A few months ago, I was in the middle of another Perl project, and on an impulse took time out to try something new. As is often the case, I didn't expect it would take more than a few days to finish it.

Many weeks later, I have this obfuscation to show for it:

` use Tk ; ($ "= q \$ +;
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):3$]d1liW(b e,20Z+a)=t)${tA8:))t;("otd
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f$k 27-s(;,~".) V)5 26h"$$/9=}=;5x0@:HB^0"s$f)4
:B";)(,,uMo,/6,e p=[3" b-rAg0Hqu(a6;N>((;,($s$-0
$PC$0$-$shez,W {aj,J6 b) @,]9.mn=2 =0,aS$+0=yv05~
:$n,F):s(a;5s 4B d$)/6p $s$ )/0,(H}i0 rq (j;#,$$;(),
i,-<@h-cPp0?-n$h@_/3,,u.09 treA=80$$s.:0f ),;s0 :Cd
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, Bn=5sa,A$-$($=t(:h,9)u 1M[y(($8@$0*,,=*,)A
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_D5Y]0-$( n ($p),:=} , $P$W.I{\ )=~s"[
$/ ]""g ;map{$h{$_} .=substr $",0
,1,""} split//, crypt(qw/ FRaCtal:
/, q+rp +)x160; $_=join //,map
{$h {$_ }} sort keys %h ;s /N
/ /xg; eval #l iv er po le
`

The purpose of the program (if peek you must) is ...

... to calculate fractals, using Perl/Tk. By default it will "fractalize" the word "JAPH", but one can instruct it to use one or more shapes, as well as a fractal algorithm for each shape.

My inspiration for this was the Koch snowflake.

When passed two or more arguments, the first specifies how many "generations" to evolve each fractal. The second argument(and any remaining arguments) specify what shape to draw, and how to evolve it.

You can either use give the coordinates of the shape, or use a shorthand ('#t' for triangle, '#s' for square, '#p' for pentagon', and '#h' for hexagon), followed by an optional algorithm. If no algorithm is given, an algorithm will be generated randomly.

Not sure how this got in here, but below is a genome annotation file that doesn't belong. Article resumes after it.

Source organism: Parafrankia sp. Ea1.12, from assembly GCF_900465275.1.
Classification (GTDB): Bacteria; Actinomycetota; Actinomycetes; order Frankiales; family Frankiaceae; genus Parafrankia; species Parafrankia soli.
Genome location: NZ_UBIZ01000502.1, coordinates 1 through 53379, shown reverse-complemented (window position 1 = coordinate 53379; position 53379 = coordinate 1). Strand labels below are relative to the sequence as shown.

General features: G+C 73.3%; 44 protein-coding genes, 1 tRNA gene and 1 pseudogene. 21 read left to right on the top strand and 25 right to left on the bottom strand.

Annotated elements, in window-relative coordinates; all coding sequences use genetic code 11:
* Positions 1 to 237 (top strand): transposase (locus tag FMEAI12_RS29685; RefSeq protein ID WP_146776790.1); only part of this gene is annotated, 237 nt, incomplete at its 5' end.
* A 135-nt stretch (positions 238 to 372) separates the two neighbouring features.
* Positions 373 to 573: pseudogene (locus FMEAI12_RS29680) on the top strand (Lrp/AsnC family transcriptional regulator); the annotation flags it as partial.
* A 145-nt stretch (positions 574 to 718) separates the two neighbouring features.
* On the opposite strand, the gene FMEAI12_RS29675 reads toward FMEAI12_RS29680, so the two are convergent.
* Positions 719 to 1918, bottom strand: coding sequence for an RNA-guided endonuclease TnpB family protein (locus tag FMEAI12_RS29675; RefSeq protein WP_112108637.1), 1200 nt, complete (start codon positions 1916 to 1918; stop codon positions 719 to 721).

For example, to draw a square (and evolve it with a random algorithm for 4 generations) you could do either of:

` fractal.pl 4 #s
-or-
fractal.pl 4 100,100,90:400,-90:400,-90:400,-90:400
`

The second form specifies to start at location (x,y) = (100,100) (in the lower left corner of the Tk window), and draw the first line at an angle of 90 degrees for 400 pixels. The next 3 lines are then drawn with -90 degree angles, also for 400 pixels each.

The algorithm should given by putting '=' immediately after the shape definition, followed by the algorithm. Each line segment of the current shape is permuted according to the algorithm, where the following symbols are used:

` . => don't permute this portion of the line segment
! => go to next portion of line segment (next rule)
A*B => specify next angle/distance for this portion
, => go on to next angle/distance
+ => complete journey to next point in line segment
`

So, for example, to draw a Koch snowflake with 5 iterations:

`fractal.pl 5 #t=.!60*1,+!.
`

In the above example, the algorithm divides each line segment into 3 portions with the following rules:

` . # Do not change the first portion
60*1,+ # Rotate 60 degrees away from the current
# heading, for a distance equal to 1 times
# the length of the current portion of the
# line segment. (The '*1' can be omitted,
# without changing the effect). Then,
# draw a final line completing the trip
# to the next point beginning the next
# portion of the line segment.
. # Do not change the last portion
`

One more example:

` fractal.pl 4 #s=.!90,-90*.5,-90*1.5!.
`

which will create a square, and then replace the middle third of each line segment with a 90 degree angle going the length of that portion, followed by a -90 degree angle for half the length, followed by another -90 degree angle for 1.5 times the length. In this case, there is no '+', so the resulting shape will be discontinuous each time.

I hope you have as much fun watching it as I do!

**Update:** Can you figure out why the plaintext "FRaCtal:" and salt "rp" were used as arguments to the crypt function?

s''(q.S:$/9=(T1';s;(..)(..);$..=substr+crypt($1,$2),2,3;eg;print$..$/